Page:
Working Past Regular Pension Age
If you want to keep working and would like to draw your regular old-age pension at a later date, this has advantages for you: for each month that your work beyond the regular pension age and do not draw a pension, you will receive a pension supplement of 0.5 percent. Therefore, if you delay taking your pension for one year, you will receive a supplement of 6 percent simply for doing this.
Your pension will also be increased because you are continuing to pay contributions to your pension insurance. Now you will not have to pay contributions to unemployment insurance any more.
Working While Drawing Your Regular Old-age Pension
If you have reached the regular pension age, you can earn without limit from the following month. Your additional earnings fundamentally have no influence any more on the level of your old-age pension because you are no longer subject to compulsory pension insurance and therefore do not have to pay any pension contributions yourself any more.
However you are now able to tell your employer that you wish to waive this insurance exemption and would like to continue to pay your individual contributions to pension insurance. You can only do this for the future; it cannot be backdated. Once a year, your pension will be increased owning to the contributions paid by you and your employer.
Offsetting Pension Deductions
If you already draw an old-age pension before reaching regular pension age, you usually have to accept a deduction of 0.3 percent for every month that you draw the pension early. However you can offset these deductions either fully or partially by making a one-off payment, and you can do this from the age of 50. If you have made a one-off payment and then you do not retire early, these contributions increase the pensions you will later receive. They cannot be reimbursed to you.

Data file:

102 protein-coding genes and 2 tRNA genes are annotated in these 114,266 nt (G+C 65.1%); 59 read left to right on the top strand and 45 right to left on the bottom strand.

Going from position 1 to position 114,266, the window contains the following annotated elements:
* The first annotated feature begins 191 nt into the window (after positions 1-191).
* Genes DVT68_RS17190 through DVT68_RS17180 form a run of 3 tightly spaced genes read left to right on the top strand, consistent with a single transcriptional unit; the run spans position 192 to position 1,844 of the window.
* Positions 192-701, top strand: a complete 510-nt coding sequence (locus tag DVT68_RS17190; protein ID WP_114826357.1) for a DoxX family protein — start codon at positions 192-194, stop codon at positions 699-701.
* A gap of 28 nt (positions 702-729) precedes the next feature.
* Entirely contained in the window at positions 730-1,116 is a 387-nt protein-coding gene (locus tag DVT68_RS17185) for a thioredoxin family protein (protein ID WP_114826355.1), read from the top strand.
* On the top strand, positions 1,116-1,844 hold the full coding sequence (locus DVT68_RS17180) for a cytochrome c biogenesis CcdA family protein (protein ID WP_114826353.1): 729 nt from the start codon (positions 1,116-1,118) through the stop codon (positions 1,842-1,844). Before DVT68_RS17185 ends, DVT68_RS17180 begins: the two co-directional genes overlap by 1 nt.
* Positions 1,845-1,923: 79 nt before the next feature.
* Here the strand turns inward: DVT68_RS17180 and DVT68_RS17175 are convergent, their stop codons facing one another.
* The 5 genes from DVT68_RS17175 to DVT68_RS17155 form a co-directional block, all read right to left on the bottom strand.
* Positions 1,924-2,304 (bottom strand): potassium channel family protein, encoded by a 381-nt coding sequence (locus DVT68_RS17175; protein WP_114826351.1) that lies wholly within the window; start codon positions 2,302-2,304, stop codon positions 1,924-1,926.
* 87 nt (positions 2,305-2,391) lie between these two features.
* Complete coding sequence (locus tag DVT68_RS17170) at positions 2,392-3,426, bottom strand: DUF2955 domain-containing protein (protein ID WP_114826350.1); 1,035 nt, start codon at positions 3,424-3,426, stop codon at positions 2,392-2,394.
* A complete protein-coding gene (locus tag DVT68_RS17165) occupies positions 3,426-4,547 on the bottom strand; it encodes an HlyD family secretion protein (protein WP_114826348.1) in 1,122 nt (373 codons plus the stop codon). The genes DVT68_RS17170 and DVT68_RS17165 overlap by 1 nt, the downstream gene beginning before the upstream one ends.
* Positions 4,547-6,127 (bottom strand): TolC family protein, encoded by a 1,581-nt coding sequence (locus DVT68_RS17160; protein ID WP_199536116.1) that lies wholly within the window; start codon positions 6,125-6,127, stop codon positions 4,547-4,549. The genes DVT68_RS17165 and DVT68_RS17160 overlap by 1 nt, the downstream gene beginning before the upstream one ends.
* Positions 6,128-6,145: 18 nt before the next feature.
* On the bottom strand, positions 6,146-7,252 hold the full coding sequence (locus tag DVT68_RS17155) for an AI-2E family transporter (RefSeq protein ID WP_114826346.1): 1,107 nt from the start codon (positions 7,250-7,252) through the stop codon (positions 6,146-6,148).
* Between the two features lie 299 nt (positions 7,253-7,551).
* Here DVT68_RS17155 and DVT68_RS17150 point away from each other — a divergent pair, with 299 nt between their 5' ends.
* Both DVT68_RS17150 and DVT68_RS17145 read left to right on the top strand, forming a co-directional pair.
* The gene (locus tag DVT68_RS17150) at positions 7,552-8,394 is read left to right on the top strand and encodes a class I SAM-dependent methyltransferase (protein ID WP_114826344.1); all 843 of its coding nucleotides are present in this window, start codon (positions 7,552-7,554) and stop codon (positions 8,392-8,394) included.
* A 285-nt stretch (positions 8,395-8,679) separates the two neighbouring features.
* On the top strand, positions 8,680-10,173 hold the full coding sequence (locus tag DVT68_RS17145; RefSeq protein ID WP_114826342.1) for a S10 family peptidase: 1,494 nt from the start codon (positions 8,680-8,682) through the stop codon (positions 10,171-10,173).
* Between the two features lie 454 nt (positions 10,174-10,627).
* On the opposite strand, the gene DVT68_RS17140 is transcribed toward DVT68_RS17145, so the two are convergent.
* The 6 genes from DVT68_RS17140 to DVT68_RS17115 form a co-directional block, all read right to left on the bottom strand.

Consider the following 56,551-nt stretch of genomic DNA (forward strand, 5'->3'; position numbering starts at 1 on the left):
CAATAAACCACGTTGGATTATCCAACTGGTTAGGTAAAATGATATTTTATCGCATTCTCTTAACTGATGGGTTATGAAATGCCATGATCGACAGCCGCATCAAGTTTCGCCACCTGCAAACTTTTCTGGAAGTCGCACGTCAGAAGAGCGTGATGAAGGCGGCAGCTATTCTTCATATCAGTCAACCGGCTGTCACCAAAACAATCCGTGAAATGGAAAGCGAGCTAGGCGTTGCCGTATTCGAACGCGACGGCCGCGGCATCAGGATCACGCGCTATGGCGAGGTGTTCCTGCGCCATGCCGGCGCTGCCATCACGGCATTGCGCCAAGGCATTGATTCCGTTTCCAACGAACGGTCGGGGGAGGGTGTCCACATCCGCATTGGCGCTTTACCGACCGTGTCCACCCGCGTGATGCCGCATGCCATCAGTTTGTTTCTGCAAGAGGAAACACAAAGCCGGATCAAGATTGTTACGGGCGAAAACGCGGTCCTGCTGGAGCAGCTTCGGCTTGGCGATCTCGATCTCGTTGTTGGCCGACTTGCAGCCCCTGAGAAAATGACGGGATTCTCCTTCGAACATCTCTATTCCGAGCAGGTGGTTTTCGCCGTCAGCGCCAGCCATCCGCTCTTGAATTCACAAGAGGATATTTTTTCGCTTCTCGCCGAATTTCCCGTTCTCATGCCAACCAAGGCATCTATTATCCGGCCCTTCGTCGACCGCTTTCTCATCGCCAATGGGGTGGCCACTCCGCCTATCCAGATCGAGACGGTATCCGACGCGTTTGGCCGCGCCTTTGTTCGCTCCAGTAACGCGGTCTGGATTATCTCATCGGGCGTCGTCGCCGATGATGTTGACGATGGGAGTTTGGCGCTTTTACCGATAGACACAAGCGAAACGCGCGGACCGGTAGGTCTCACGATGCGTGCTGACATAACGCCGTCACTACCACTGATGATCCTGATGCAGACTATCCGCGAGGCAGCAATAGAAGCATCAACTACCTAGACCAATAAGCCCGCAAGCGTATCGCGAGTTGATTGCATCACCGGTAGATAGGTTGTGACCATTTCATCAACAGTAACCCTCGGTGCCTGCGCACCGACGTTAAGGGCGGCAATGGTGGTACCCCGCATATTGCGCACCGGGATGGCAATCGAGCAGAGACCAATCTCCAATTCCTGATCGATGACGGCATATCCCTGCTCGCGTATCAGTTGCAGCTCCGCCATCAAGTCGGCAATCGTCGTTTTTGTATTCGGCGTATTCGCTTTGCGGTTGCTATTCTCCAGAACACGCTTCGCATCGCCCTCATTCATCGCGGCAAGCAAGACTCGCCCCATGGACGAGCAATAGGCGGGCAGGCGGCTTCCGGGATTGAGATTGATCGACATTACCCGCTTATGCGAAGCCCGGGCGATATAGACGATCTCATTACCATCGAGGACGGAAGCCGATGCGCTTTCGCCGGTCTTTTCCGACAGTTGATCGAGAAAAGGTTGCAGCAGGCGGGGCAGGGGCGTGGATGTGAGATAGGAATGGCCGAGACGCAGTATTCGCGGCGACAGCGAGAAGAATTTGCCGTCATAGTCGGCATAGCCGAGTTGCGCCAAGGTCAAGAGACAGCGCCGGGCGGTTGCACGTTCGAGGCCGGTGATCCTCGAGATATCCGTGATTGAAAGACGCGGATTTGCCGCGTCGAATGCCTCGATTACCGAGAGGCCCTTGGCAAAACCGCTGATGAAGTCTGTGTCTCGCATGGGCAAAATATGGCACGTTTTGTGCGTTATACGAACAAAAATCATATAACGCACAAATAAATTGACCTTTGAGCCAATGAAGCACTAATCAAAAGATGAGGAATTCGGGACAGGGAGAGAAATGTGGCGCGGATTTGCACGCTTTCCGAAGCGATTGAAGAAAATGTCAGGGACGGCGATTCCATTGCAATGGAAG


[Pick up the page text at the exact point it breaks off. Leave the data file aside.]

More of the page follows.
Would you like to know the amount you would have to pay, in order to offset your pension deductions? Then apply for special pension information from your pension insurance fund. This will inform you about the amount of pension you would receive if you retire when you are planning to, the level of reduced pension you would receive and the amount that you voluntarily able to pay to offset the reduced pension.
Pension and Income
Invalidity Pension and Additional Earnings
Even if you receive an invalidity pension, you are also allowed to work part-time, if your health allows it. You are only allowed to earn up to a certain level. The amount you earn influences not only the amount of pension you receive. Under certain circumstances, you pension can even be cancelled completely. This applies, for example, if a pension for complete reduction in earning capacity or incapacity for work is paid not exclusively owing to your health condition and if the conditions in the labour market were also taken into account when granting you the pension. Your additional earnings will always have an effect on your pension when they reach a certain limit. This means that your pension will then only be paid at a lower rate as a so-called partial pension or can no longer paid at all. To receive a full invalidity pension, the additional earnings ceiling is currently 450 EUR gross per month. You are allowed to exceed this limit by double the amount, twice a year.